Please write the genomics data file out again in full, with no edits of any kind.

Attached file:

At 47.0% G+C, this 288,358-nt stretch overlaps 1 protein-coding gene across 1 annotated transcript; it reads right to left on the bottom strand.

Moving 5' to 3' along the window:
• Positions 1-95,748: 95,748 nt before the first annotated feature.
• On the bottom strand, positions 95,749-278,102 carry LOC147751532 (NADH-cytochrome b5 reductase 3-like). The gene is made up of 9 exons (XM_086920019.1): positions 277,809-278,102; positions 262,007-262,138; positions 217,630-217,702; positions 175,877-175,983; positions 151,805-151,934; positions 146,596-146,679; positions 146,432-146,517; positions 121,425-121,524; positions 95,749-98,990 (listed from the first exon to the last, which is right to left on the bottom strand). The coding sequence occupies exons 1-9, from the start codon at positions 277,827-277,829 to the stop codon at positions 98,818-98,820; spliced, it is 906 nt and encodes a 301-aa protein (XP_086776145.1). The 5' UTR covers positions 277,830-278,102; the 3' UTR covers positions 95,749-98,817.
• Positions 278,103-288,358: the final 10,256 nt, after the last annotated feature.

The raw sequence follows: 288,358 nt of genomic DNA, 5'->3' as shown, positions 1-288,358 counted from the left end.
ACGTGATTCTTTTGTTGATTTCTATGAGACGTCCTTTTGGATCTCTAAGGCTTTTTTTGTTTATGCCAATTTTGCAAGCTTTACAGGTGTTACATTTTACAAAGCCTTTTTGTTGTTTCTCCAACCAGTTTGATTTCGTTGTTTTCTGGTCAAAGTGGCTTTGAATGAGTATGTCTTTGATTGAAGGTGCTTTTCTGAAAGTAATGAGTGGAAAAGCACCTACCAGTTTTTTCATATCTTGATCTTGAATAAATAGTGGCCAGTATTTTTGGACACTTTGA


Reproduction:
At 47.0% G+C, this 288,358-nt stretch overlaps 1 protein-coding gene across 1 annotated transcript; it reads right to left on the bottom strand.

Moving 5' to 3' along the window:
• Positions 1-95,748: 95,748 nt before the first annotated feature.
• On the bottom strand, positions 95,749-278,102 carry LOC147751532 (NADH-cytochrome b5 reductase 3-like). The gene is made up of 9 exons (XM_086920019.1): positions 277,809-278,102; positions 262,007-262,138; positions 217,630-217,702; positions 175,877-175,983; positions 151,805-151,934; positions 146,596-146,679; positions 146,432-146,517; positions 121,425-121,524; positions 95,749-98,990 (listed from the first exon to the last, which is right to left on the bottom strand). The coding sequence occupies exons 1-9, from the start codon at positions 277,827-277,829 to the stop codon at positions 98,818-98,820; spliced, it is 906 nt and encodes a 301-aa protein (XP_086776145.1). The 5' UTR covers positions 277,830-278,102; the 3' UTR covers positions 95,749-98,817.
• Positions 278,103-288,358: the final 10,256 nt, after the last annotated feature.

The raw sequence follows: 288,358 nt of genomic DNA, 5'->3' as shown, positions 1-288,358 counted from the left end.
ACGTGATTCTTTTGTTGATTTCTATGAGACGTCCTTTTGGATCTCTAAGGCTTTTTTTGTTTATGCCAATTTTGCAAGCTTTACAGGTGTTACATTTTACAAAGCCTTTTTGTTGTTTCTCCAACCAGTTTGATTTCGTTGTTTTCTGGTCAAAGTGGCTTTGAATGAGTATGTCTTTGATTGAAGGTGCTTTTCTGAAAGTAATGAGTGGAAAAGCACCTACCAGTTTTTTCATATCTTGATCTTGAATAAATAGTGGCCAGTATTTTTGGACACTTTGA